The Wildlife Group sells tree packages, which contain a variety of each type of fruit. Some apple trees in the package, for example, ripen early, while others ripen later. Some varieties hold their fruit on the limbs well after it is ripe. Others drop fruit soon after it ripens. Some pear varieties produce softer fruit that attracts deer and other wildlife for a brief window, while others produce a harder fruit. They can stay on the ground for several weeks before they turn sour and rot.

“I always recommend large fruit trees, not the dwarf or semi-dwarf. The smaller ones won’t produce as much fruit and they are prone to browsing damage by deer,” says Morse.

Study the available varieties carefully and select those that coincide with your preferred hunting method. If, for instance, you prefer bowhunting, choose trees that drop fruit when bow season is in. Multi-season hunters need a variety — some that drop fruit early and others that hold it until well into gun season. A number of apple and pear trees will hold their fruit deep into the winter.

Morse, however, recommends planting trees that fruit throughout the fall, even if you aren’t in a treestand when that fruit is falling. Giving your deer an early food source conditions them to return to the orchard regularly and it keeps them on or near your land from the beginning of the season to the end.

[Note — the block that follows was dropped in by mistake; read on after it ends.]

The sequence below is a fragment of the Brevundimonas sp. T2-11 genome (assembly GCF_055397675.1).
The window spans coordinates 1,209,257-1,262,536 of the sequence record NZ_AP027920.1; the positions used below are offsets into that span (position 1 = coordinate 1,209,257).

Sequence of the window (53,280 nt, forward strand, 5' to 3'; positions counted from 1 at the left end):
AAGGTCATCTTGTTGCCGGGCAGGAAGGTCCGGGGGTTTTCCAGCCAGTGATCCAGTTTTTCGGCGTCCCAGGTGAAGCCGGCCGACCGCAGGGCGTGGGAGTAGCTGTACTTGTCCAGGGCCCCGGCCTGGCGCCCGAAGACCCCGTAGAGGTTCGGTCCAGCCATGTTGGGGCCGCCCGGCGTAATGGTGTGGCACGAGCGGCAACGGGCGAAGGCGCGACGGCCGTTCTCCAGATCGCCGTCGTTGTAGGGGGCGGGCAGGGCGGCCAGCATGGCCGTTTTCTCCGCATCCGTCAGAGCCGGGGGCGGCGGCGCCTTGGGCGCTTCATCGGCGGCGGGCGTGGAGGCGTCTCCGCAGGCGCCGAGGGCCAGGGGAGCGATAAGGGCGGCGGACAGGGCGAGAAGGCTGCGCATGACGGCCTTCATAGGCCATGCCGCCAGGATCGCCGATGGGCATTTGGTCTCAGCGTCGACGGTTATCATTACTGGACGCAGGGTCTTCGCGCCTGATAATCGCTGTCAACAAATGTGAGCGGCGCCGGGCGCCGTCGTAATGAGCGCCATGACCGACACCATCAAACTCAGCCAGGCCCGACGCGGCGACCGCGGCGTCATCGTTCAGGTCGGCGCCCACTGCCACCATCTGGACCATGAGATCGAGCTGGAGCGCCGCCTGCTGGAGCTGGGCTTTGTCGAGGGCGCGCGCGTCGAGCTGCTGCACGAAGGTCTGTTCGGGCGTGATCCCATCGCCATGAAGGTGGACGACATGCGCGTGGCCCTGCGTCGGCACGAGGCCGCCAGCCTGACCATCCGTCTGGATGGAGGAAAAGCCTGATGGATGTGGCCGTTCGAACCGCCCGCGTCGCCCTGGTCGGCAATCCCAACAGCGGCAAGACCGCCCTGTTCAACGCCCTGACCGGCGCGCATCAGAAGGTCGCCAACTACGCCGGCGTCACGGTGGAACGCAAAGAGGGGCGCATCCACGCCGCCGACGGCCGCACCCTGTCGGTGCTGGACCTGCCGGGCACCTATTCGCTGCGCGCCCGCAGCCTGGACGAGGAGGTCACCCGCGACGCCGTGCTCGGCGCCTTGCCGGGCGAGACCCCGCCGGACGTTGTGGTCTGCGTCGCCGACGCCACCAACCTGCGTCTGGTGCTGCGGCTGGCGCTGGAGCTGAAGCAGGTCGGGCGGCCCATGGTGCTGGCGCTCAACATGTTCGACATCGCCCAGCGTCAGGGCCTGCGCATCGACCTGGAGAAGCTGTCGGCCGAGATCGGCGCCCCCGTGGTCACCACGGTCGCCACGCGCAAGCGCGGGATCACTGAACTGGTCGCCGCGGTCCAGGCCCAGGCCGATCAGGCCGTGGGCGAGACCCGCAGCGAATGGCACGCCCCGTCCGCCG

“Planting a variety of species of each type of fruit is also a good idea because they don’t all produce a bumper crop every year. You know how acorns have good years and bad years? Fruit trees can be the same way,” says Deese.

Planting trees with varied bloom times ensures that you’ll have at least one variety of fruit available. It’s not unusual for a late frost to kill the blossoms on an early-flowering tree variety, which wipes out any chance of fruit on that tree.

Rookie Mistakes

If the idea of planting an orchard sounds appealing, be warned: There’s more to it than digging a hole and dropping a young fruit tree into it. Much more. First, says Deese, don’t bite off more than you can chew. He sometimes talks to new customers who want to start out with a hundred or more trees. There’s nothing wrong with going big, but planting that many trees can take an awful lot of time and work. That’s why it’s better to start out with a more reasonable number.

“I recommend 20 or 25 trees to start with. That way, people can have an idea of what’s involved and how much work they can expect to put into it,” says Deese. “I first tell people to develop a plan that lays out the orchard.”

Starting small reduces your workload, and it can prove to be a less costly lesson if you make some planting mistakes. Digging a hole and sticking a tree in it is the easy part. Doing it right takes a lot more time.

Part of a good plan involves choosing the right location. It might seem like a good idea to plant fruit trees along a field edge, but they might not get enough sunlight. Planting them in deep woods is an even worse idea. In order to maximize their potential and ensure their survival, plant them in full sun. If that’s not an option, plant them so they get morning sun, says Deese. That allows dew to burn off quickly, which helps reduce diseases. Also, avoid planting in low areas where water can collect. Too much water can rot the roots and kill the trees.